I love reaching my stretch point; just outside of my comfort zone, but just before I step into the panic zone. That point at which I really feel like I’m extending myself beyond my usual limits, testing my abilities and hopefully growing as a person. This point can be reached in the actions and choices I make in my life. Plus, as a result of practicing mindfulness, I’ve regularly experienced stretch points in the way I communicate with myself and with others too.
What creates a stretch point?
I experience a stretch point when I push myself to achieve something I’ve long dreamed about. It is often something that makes me nervous and excited at the same time (there’s no English word for this, but in Dutch the word is “spannend”).
For example, when I moved to the Netherlands five years ago to study for my Masters at Leiden University and move in with my partner Thijs it was “spannend”. I was taking a big step out of my comfort zone into the unknown, and it scared me. However, it was not a panicked fear, but a kind of excited and hopeful nervousness about this new adventure. And although it hasn’t always been easy, the move has broadly paid off; I loved my Masters and now feel very happy living in the Netherlands.
I felt the same way when I took a three-month sabbatical from work last year to go travelling in Asia. I didn’t know what to expect travelling (for part of the trip) on my own, and experiencing lots of new places (including the wonderful Bhutan, which I wrote about last week). Yet I decided to step out into uncertainty in order to follow my passions and my dreams, and I had very positive experiences as a result.
Emotional stretch points
It’s also possible to experience stretch points in interactions with others. When I communicate my deepest feelings openly, honestly and authentically, I often feel nervous – scared even – about how they may be received. However, when I have shared in a way that makes me feel at my most vulnerable, the response has almost always been positive and the benefits have been huge.
Practicing mindfulness has really helped me to be more conscious of, and open about, my true self. Through trying to observe my thoughts and feelings without judgement, I am able to be more present and acceptant of intense or challenging things that come up, without immediately trying to push them away or avoid them. This step of being more honest within myself is vital in enabling me to share more openly with others.
Plus, some of the practices I have learned through being part of a Wake Up mindfulness group, such as deep listening and sharing from the heart, have helped me to share more authentically and connect more deeply with others. I have been able to talk about things I have previously felt ashamed of. I’ve had the opportunity to say: this is a part of me, I’m not always proud of this, I don’t always tell people about it, but this is a part of who I am.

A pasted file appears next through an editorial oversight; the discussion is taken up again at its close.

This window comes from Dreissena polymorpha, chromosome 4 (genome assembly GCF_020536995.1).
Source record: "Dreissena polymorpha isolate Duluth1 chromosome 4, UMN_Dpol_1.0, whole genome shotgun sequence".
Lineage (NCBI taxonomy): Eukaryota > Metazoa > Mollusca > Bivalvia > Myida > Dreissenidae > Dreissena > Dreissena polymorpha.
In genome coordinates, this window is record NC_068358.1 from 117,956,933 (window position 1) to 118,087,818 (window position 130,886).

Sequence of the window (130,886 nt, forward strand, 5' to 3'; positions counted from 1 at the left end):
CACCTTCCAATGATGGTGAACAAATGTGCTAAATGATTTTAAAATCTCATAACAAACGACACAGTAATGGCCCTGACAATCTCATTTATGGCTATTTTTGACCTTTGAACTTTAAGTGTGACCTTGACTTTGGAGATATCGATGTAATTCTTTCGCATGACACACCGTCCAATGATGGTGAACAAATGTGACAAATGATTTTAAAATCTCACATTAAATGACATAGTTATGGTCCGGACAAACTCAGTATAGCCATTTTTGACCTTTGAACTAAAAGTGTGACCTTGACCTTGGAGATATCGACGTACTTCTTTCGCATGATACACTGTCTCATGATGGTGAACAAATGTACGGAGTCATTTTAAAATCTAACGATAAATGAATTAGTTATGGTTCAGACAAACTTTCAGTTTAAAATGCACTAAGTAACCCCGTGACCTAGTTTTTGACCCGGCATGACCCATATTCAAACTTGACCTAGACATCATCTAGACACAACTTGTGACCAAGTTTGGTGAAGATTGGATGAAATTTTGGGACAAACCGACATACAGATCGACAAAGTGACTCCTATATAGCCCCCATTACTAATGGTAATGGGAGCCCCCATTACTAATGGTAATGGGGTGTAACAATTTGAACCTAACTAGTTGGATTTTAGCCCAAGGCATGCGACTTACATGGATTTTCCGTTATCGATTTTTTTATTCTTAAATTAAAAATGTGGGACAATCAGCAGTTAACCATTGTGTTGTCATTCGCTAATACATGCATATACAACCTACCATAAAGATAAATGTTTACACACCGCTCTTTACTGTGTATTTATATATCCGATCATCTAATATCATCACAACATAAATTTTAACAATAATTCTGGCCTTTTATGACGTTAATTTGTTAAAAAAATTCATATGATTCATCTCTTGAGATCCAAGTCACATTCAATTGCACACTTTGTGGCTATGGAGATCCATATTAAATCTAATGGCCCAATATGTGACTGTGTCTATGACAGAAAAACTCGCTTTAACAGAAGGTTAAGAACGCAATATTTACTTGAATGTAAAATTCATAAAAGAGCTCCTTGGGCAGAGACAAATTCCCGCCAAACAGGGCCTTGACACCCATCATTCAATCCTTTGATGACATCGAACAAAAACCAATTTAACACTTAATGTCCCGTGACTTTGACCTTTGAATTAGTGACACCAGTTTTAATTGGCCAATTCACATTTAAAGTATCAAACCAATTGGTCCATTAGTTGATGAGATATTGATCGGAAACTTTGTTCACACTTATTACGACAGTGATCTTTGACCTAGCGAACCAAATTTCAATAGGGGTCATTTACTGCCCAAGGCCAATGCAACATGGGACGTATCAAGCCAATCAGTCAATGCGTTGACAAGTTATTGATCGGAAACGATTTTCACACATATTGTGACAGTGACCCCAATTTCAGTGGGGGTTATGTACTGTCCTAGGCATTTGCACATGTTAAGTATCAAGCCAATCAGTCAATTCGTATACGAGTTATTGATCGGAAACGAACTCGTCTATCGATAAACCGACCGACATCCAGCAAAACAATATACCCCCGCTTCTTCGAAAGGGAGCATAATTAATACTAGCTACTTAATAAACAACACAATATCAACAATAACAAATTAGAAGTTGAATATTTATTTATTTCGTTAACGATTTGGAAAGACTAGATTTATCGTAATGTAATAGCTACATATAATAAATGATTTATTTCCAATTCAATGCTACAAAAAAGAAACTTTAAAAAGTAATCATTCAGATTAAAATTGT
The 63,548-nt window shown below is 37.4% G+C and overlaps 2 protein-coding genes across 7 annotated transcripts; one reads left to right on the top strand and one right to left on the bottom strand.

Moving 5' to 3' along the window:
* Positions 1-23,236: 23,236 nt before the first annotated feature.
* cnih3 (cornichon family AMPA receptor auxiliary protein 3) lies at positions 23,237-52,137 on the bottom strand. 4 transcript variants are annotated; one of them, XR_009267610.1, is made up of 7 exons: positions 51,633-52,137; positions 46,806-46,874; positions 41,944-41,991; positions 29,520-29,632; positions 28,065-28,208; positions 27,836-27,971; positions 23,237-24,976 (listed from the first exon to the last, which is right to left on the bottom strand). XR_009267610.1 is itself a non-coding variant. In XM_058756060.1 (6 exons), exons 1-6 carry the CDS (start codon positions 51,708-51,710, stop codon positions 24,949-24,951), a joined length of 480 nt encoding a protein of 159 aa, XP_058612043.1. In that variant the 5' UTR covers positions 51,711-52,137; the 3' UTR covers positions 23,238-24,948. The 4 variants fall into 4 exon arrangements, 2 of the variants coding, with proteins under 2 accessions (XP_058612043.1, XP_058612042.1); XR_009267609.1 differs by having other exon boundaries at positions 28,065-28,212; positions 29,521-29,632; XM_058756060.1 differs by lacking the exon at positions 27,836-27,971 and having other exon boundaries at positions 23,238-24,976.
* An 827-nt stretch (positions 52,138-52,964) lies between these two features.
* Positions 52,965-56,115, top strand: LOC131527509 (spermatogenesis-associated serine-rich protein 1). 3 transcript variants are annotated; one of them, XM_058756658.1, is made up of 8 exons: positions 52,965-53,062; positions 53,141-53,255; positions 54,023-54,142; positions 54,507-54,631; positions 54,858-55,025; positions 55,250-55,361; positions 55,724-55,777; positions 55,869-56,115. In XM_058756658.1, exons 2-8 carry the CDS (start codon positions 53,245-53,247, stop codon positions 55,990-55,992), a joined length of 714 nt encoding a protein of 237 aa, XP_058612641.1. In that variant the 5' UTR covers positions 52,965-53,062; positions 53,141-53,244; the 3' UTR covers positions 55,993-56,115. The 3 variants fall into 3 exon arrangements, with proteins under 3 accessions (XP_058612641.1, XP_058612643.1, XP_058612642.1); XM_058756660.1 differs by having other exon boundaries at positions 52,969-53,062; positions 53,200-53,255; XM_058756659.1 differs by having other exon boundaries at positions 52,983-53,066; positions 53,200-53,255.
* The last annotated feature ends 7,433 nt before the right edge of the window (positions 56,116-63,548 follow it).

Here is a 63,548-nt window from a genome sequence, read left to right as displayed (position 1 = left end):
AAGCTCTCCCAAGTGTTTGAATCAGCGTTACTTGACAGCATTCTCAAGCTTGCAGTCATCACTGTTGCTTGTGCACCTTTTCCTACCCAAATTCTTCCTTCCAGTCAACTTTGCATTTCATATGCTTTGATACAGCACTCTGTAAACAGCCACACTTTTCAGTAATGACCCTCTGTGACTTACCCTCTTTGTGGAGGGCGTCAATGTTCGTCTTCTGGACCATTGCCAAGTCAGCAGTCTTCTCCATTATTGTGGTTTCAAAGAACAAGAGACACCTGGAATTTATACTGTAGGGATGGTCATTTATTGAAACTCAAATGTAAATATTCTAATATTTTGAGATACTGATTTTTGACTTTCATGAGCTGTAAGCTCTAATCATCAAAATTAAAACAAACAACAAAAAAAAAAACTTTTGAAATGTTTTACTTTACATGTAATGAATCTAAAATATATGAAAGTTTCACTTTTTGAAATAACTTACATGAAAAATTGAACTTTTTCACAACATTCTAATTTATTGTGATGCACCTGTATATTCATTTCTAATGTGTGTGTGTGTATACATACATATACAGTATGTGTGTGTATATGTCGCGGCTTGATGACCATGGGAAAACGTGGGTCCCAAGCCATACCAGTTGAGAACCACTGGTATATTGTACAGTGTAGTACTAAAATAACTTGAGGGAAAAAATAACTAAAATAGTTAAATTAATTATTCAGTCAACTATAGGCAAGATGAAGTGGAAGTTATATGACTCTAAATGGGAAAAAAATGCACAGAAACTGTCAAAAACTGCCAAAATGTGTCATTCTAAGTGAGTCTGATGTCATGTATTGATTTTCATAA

When I have found the courage to share the things I am most ashamed of, I’ve often received love and appreciation in return. Author Brene Brown says, “if we can share our story with someone who responds with empathy and understanding, shame can’t survive.” I am so grateful to all those amazing people who have crossed my path and shown me empathy, understanding and love. Slowly, this is helping much of my shame disappear.
In a way, starting this Mindful Change blog is a stretch point for me, too. I feel nervous writing about my own experiences: I have a strong sense of self-judgement about putting myself out there, even in this small way. And yet… I’m really enjoying it! And the comments and feedback I’ve received from people so far have warmed my heart.
So, I guess this post is an ode to the stretch points in all of our lives: let’s try to do the things that excite us even if they scare us a little, let’s try to share honestly even if we feel vulnerable doing so. It’s a risk, and maybe it won’t always work out, but the rewards are so great when it does.
I’ll finish with another quote from the wonderful Brene Brown:
“We cultivate love when we allow our most vulnerable and powerful selves to be deeply seen and known.”
Share your comments:
Do you experience stretch points in your life and / or in your relationships? Has mindfulness helped you to feel more open and honest when communicating with others? Feel free to share in the comments and thank you for reading. 🙂
Read other posts on Mindful Change:
- Slow change, big impact: Experiencing Bhutan
- Practicing Gratitude
- Reasons for hope in a changing world: Chandolin retreat review
- Can happiness change the world? Three lessons from Bhutan
- Can mindfulness change the world? Daniel Goleman event review
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